A New Approach

Perhaps at this point we should be asking—why are we trying to measure family homelessness the same way we measure single adult homelessness? This is not to suggest we abandon HUD’s approach altogether, as it serves as an important measure for at least homeless individuals and for current shelter capacity. But we need different tools and a different approach to accurately count family homelessness in America. ED’s figures provide a valuable starting point.

If there’s anything nearly everyone agrees on, it’s the idea that we should be vigorous in measuring which social safety net programs work—and which ones don’t. The metrics matter, and when one fails to offer insight into what’s happening on the ground, it needs to be supplemented.

Everyone who cares about poverty in America—and certainly those who are focused on homelessness—wants to use the nation’s resources as efficiently as possible. Let’s own what’s happening on the ground, and mold the solutions to the reality. An honest accounting and straight-forward definition of who is homeless is the right place to start.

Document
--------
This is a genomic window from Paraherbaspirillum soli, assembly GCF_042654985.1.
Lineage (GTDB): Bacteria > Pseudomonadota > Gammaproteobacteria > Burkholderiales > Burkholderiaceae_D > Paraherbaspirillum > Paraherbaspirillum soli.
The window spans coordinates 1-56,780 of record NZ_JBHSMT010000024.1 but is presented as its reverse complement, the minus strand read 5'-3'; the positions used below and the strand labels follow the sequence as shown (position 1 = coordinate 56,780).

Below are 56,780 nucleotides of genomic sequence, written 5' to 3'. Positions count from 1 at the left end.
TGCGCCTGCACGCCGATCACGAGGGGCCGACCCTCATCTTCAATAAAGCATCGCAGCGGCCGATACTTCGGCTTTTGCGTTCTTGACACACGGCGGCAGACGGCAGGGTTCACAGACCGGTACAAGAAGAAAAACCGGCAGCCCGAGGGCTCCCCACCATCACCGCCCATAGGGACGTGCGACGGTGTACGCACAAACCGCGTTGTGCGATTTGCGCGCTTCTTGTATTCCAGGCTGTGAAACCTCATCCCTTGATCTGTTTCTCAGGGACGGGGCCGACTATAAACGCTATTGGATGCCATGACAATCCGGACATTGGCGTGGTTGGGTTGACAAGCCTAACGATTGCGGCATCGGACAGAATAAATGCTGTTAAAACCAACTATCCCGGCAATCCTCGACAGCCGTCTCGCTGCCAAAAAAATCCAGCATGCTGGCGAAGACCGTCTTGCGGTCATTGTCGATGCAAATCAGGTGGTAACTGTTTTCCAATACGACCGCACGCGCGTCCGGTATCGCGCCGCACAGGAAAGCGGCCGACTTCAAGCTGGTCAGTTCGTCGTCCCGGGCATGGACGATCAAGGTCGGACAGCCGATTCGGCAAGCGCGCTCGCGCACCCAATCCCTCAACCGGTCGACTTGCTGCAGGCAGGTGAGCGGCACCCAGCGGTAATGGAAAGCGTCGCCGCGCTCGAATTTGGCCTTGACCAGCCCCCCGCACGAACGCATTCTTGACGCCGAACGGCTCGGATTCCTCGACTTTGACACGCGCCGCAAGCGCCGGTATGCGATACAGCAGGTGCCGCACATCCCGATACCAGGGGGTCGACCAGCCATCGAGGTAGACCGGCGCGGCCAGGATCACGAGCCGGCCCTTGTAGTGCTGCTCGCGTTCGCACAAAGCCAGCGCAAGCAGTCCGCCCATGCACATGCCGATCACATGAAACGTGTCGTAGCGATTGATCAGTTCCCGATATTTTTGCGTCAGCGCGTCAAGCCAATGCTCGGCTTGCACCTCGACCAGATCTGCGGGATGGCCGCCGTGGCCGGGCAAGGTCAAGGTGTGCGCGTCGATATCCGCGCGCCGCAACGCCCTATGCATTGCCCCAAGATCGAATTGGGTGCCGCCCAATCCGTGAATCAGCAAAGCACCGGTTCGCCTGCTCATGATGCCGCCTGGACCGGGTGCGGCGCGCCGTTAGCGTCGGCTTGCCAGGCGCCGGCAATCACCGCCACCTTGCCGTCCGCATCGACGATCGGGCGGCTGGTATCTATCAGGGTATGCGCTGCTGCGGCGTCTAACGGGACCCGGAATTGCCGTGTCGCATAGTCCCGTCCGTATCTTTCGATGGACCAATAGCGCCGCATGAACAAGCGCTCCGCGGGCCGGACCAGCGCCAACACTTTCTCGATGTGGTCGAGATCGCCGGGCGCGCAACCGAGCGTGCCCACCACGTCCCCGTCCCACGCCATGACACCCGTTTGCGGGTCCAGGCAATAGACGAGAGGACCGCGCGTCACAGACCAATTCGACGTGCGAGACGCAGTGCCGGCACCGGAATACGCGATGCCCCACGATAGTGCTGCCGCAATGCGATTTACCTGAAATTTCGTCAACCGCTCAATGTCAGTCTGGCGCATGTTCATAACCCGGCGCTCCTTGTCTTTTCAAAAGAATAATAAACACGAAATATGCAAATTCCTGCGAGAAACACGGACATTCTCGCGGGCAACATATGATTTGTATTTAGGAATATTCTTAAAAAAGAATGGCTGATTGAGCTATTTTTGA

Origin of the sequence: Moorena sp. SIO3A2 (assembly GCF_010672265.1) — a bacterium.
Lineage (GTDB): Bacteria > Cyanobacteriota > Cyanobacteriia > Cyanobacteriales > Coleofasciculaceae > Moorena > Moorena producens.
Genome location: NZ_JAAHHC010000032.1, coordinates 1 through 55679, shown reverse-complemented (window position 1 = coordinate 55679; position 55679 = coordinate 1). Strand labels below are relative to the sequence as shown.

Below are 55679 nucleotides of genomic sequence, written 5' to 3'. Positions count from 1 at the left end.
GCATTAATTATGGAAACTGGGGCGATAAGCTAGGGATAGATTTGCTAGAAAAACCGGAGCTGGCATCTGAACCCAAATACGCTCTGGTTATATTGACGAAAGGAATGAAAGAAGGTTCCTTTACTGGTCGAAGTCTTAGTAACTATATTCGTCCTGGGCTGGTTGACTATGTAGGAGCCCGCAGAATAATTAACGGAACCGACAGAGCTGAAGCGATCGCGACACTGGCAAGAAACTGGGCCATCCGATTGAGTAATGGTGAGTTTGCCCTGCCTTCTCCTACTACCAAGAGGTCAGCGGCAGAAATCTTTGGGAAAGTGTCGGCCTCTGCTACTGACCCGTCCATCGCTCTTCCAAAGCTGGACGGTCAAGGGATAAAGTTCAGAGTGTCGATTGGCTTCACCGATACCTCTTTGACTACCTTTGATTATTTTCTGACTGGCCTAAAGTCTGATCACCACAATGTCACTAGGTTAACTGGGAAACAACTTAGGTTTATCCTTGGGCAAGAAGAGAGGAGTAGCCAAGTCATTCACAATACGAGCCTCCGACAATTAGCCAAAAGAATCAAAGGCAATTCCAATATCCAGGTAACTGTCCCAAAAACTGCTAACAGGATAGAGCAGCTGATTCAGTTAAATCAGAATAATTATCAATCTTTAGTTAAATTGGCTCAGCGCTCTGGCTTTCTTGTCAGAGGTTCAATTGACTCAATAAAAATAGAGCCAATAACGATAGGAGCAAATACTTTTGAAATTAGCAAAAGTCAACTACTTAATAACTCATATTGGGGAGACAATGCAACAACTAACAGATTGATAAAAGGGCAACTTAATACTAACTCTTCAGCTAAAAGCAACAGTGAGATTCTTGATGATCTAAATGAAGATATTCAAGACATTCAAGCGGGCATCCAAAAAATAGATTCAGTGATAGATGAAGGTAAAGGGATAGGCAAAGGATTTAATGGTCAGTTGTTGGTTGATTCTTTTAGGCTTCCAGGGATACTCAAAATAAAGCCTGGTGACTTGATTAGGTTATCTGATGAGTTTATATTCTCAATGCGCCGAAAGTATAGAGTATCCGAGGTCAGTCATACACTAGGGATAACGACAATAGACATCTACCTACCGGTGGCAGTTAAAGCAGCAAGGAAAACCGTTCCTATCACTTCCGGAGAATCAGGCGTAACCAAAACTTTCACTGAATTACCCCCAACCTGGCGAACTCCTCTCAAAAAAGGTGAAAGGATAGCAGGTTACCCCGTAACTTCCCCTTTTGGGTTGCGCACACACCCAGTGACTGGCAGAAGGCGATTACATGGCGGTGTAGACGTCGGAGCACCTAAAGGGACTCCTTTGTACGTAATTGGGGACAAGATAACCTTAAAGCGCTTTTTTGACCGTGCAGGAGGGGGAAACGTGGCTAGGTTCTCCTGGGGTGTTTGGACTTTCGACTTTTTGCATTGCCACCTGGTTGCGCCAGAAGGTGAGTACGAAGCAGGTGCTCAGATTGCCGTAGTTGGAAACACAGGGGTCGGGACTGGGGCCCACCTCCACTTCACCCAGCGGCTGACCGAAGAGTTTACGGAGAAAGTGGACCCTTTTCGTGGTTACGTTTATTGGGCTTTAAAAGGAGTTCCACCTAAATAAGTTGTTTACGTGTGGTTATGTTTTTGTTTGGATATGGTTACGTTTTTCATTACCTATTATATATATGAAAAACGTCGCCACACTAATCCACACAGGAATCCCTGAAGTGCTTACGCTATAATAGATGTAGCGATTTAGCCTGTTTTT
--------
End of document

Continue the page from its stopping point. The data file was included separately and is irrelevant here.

2 As reported in ICPH May 2017 publication “Taken Away: The Prevalence of Homeless Children in Foster Care,” ICPH’s work in New York City showed that over 850 children—about 5% of all children in foster care—were removed from their families because of homelessness; furthermore, 2/3 of those children were < age of 5.
3 Calculated from AHS data pulled through AHS custom data tool
4 Revising and Strengthening the Federal Strategic Plan to Prevent and End Homelessness Participation Guide, USICH, August 2017.
6 American Housing Survey, 2013. Accessed:—ahs-2013.html. As cited by: